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An Australian dining landmark rises from the ashes: the Stokehouse is back ready to please the crowds for at least another generation to come, writes Michael Harden.
French bistro classics are suddenly hotter on the Queensland dining scene than a bubbling pot-au-feu.
Take our quiz to check your knowledge.
Pierre Khodja’s Camus opens this week, bringing the vibrant flavours of his Algerian homeland to Northcote’s High Street.
What better way to ring in the Year of the Rooster than a culinary spectacular?
Here's the story behind it.
Destroyed by fire in 2014, the Stokehouse has returned as an elegant foreshore precinct. Michael Harden talks to owner Frank van Haandel about the rebirth of a landmark.
Millbrook Winery chef Guy Jeffreys walks us through his approach to cooking and what's on the menu this month and next.
Attica’s chef isn’t happiest when eating soils or smears on his days off, it’s souvlaki. We follow him to his favourite spot.
Whether caramelised in a tarte Tartin, paired with slow-roasted pork on top of pizza or tossed through salads, this sweet stone fruit is an excellent addition to summer cooking.
Whether it's mixed through black rice pudding with caramelised bananas, shredded on top of mango trifle or toasted and served with coconut jelly, coconut adds tropical touch and fragrance to summer desserts.
Melbourne, it's finally your turn for a taste of David Thompson's uncompromising Thai cooking.
What is it about chefs and tattoos? A new book asks the inked to answer for themselves.
We approach an expert on the ground in Turkey for the inside word on the Salt Bae phenomenon. Just how salty is that steak?
With fresh ingredients and lots of spices, these light and healthy recipes are perfect for summer.
There’s never a dull moment at ultra-glam, slightly mad Pascale, QT Melbourne’s dazzling flagship diner, writes Michael Harden.
It takes effort to reach Canada's wild places. But those who venture beyond the cities to explore remote corners of the Yukon, Northwest Territories and British Columbia will be rewarded with extraordinary experiences.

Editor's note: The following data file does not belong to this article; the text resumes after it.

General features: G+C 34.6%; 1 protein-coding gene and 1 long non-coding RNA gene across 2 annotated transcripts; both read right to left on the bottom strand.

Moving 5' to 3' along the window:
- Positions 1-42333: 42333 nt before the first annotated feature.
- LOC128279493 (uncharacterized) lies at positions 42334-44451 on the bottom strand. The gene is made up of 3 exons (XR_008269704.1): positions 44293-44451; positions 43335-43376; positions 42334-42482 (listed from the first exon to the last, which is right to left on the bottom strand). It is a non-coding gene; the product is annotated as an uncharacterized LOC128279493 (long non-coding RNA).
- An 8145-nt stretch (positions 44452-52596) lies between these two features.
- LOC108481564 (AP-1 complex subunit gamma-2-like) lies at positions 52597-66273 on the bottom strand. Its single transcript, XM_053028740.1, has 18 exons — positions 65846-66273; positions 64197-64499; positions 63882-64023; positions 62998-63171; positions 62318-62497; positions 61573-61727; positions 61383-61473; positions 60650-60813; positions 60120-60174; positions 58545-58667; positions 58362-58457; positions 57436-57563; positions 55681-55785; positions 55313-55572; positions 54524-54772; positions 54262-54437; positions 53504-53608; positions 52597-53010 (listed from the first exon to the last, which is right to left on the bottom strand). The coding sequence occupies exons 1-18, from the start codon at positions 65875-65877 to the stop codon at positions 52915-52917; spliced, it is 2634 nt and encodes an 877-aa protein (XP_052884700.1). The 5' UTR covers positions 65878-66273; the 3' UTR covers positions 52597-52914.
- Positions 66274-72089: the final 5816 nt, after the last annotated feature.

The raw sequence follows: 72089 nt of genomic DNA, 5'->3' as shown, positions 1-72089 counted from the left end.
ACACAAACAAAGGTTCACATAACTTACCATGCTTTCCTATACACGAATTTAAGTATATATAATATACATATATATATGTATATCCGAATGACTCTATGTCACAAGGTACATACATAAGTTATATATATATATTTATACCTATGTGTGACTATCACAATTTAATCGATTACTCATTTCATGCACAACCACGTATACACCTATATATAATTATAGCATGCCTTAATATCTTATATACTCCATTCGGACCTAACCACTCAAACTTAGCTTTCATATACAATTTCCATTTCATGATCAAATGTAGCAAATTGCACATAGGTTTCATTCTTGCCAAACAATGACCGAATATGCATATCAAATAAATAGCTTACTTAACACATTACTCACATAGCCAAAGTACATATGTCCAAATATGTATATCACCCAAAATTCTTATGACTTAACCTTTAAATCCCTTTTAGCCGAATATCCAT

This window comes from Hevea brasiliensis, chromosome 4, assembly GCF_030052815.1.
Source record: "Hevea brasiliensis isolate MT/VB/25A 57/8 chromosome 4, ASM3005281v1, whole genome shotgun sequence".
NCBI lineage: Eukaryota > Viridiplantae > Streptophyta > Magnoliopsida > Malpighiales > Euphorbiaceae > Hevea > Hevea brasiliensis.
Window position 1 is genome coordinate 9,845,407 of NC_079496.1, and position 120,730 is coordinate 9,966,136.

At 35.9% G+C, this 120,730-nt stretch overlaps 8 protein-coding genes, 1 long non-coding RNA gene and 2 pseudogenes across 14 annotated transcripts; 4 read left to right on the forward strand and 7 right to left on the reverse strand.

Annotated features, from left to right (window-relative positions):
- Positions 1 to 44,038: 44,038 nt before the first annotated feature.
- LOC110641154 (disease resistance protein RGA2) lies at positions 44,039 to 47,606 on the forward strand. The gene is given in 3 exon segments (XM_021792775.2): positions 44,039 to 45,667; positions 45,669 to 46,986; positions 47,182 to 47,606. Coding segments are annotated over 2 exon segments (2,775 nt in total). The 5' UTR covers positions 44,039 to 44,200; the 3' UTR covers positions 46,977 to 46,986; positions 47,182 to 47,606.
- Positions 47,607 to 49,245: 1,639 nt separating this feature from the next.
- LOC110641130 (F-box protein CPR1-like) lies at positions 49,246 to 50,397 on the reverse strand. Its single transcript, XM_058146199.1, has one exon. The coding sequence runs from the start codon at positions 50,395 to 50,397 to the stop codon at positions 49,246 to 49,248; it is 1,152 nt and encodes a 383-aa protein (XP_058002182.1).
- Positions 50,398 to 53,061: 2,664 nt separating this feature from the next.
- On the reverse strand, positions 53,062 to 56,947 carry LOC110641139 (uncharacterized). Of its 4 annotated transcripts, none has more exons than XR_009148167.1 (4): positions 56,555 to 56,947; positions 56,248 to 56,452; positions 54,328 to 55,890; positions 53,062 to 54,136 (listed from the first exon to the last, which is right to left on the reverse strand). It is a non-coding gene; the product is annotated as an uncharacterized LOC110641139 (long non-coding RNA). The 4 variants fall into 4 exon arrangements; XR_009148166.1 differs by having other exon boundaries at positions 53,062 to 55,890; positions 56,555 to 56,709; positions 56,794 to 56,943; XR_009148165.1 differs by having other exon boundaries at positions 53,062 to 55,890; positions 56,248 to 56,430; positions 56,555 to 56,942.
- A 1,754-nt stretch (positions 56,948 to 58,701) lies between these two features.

The Yukon has attracted adventurers ever since gold was discovered there in the 19th century. Not every prospector struck it lucky during the Klondike gold rush but even those who missed out often stuck around - unable to bid the Yukon goodbye.
South-east of Whitehorse, tucked alongside a lake just north of the British Columbia border, is Tagish Wilderness Lodge - a place so remote it can be reached only by boat, floatplane, ski-plane or dog sled. Adventures vary according to season: in warmer months, fish for lake trout and northern pike, search for moose, bears and caribou, or head out on a kayak with a picnic lunch. In winter, stay up late to watch the northern lights or run a team of huskies across the frozen lake.
Inconnu Lodge, near the Northwest Territories border, boasts
some of the best fishing in Canada's north. Anglers and outdoor
enthusiasts can add side adventures such as taking a helicopter
flight to lunch in the Cirque of the Unclimbables - a cluster of
peaks so steep that they represent the ultimate mountaineering
challenge. Back at the lodge, dine on four-course gourmet dinners
and wake to the aroma of fresh-baked bread.
Want to watch the spectacular cosmic light show known as the northern lights? Take a 25-minute bush-plane flight from Yellowknife to Blachford Lake Lodge, one of the darkest places on the planet thanks to the lack of light pollution. Stay in the main lodge or your own log cabin. See the sky from one of the viewing decks or the outdoor hot tub. In winter stroll onto the frozen lake for a front-row view of the overhead action.
Yellow Dog Lodge offers a one-of-a-kind adventure. While it's
possible to bunk down in the main lodge or cabins, those who want
to go off-grid can spend the night in a floating tent camp. Known
as the Dog House, this tent boat can be moved around Duncan Lake at
whim. Fish from the deck, barbecue your catch and listen to the
loons calling at night. Aurora viewing is best here in late
British Columbia's moss-draped Great Bear Rainforest is known as
"the Amazon of the North". Find out why with a stay at Great Bear
Lodge, reached via a floatplane from Vancouver Island. The
mainland floating lodge, tucked into a remote inlet, is your base
for forays into the forest where bears roam, snacking on berries
and swiping salmon from the streams.
The most glamorous way to see the Bugaboos, a set of gothic
granite spires in far eastern British Columbia, is to sign up for a
heli-hiking or heli-skiing holiday (depending on the season).
Guests spend their days being dropped onto remote mountain-tops and
glaciers before heading back to Bugaboo or Bobbie Burns Lodge for
convivial family-style dinners.
Presented by Destination Canada.
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